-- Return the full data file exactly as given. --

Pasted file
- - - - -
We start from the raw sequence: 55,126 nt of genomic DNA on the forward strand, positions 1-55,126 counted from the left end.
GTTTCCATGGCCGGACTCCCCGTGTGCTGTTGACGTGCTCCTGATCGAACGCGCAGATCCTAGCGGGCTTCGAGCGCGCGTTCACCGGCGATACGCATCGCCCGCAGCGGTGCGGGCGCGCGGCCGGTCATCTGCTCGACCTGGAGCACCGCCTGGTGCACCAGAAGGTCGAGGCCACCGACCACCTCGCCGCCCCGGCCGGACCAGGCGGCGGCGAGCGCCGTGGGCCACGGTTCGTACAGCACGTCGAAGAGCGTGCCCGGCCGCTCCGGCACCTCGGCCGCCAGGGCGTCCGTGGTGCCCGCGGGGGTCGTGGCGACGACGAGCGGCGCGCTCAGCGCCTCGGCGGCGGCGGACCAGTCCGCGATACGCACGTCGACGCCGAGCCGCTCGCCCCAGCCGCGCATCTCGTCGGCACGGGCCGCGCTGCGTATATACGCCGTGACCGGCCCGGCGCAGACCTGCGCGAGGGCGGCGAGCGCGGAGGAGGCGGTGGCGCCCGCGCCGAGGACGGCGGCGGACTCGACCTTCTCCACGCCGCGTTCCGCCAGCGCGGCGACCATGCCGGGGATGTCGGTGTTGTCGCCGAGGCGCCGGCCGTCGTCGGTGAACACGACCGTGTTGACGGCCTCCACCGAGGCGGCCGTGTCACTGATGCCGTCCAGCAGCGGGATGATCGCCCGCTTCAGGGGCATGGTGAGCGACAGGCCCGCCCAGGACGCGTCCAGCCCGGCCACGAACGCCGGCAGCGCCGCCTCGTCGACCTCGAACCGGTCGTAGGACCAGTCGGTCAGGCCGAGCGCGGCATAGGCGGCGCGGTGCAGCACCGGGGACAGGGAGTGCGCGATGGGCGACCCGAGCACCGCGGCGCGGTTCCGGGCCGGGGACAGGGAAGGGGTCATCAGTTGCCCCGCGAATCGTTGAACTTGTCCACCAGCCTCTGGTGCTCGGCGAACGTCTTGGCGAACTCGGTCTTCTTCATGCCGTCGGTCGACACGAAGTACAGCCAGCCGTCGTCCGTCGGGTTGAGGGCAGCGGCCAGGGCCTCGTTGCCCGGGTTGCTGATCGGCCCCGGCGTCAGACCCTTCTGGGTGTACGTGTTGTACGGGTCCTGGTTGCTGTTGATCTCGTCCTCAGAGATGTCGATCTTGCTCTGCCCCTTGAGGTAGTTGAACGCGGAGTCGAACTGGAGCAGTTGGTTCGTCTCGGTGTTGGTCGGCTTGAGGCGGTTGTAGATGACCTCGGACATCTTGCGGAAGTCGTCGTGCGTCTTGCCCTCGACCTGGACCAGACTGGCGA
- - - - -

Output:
We start from the raw sequence: 55,126 nt of genomic DNA on the forward strand, positions 1-55,126 counted from the left end.
GTTTCCATGGCCGGACTCCCCGTGTGCTGTTGACGTGCTCCTGATCGAACGCGCAGATCCTAGCGGGCTTCGAGCGCGCGTTCACCGGCGATACGCATCGCCCGCAGCGGTGCGGGCGCGCGGCCGGTCATCTGCTCGACCTGGAGCACCGCCTGGTGCACCAGAAGGTCGAGGCCACCGACCACCTCGCCGCCCCGGCCGGACCAGGCGGCGGCGAGCGCCGTGGGCCACGGTTCGTACAGCACGTCGAAGAGCGTGCCCGGCCGCTCCGGCACCTCGGCCGCCAGGGCGTCCGTGGTGCCCGCGGGGGTCGTGGCGACGACGAGCGGCGCGCTCAGCGCCTCGGCGGCGGCGGACCAGTCCGCGATACGCACGTCGACGCCGAGCCGCTCGCCCCAGCCGCGCATCTCGTCGGCACGGGCCGCGCTGCGTATATACGCCGTGACCGGCCCGGCGCAGACCTGCGCGAGGGCGGCGAGCGCGGAGGAGGCGGTGGCGCCCGCGCCGAGGACGGCGGCGGACTCGACCTTCTCCACGCCGCGTTCCGCCAGCGCGGCGACCATGCCGGGGATGTCGGTGTTGTCGCCGAGGCGCCGGCCGTCGTCGGTGAACACGACCGTGTTGACGGCCTCCACCGAGGCGGCCGTGTCACTGATGCCGTCCAGCAGCGGGATGATCGCCCGCTTCAGGGGCATGGTGAGCGACAGGCCCGCCCAGGACGCGTCCAGCCCGGCCACGAACGCCGGCAGCGCCGCCTCGTCGACCTCGAACCGGTCGTAGGACCAGTCGGTCAGGCCGAGCGCGGCATAGGCGGCGCGGTGCAGCACCGGGGACAGGGAGTGCGCGATGGGCGACCCGAGCACCGCGGCGCGGTTCCGGGCCGGGGACAGGGAAGGGGTCATCAGTTGCCCCGCGAATCGTTGAACTTGTCCACCAGCCTCTGGTGCTCGGCGAACGTCTTGGCGAACTCGGTCTTCTTCATGCCGTCGGTCGACACGAAGTACAGCCAGCCGTCGTCCGTCGGGTTGAGGGCAGCGGCCAGGGCCTCGTTGCCCGGGTTGCTGATCGGCCCCGGCGTCAGACCCTTCTGGGTGTACGTGTTGTACGGGTCCTGGTTGCTGTTGATCTCGTCCTCAGAGATGTCGATCTTGCTCTGCCCCTTGAGGTAGTTGAACGCGGAGTCGAACTGGAGCAGTTGGTTCGTCTCGGTGTTGGTCGGCTTGAGGCGGTTGTAGATGACCTCGGACATCTTGCGGAAGTCGTCGTGCGTCTTGCCCTCGACCTGGACCAGACTGGCGA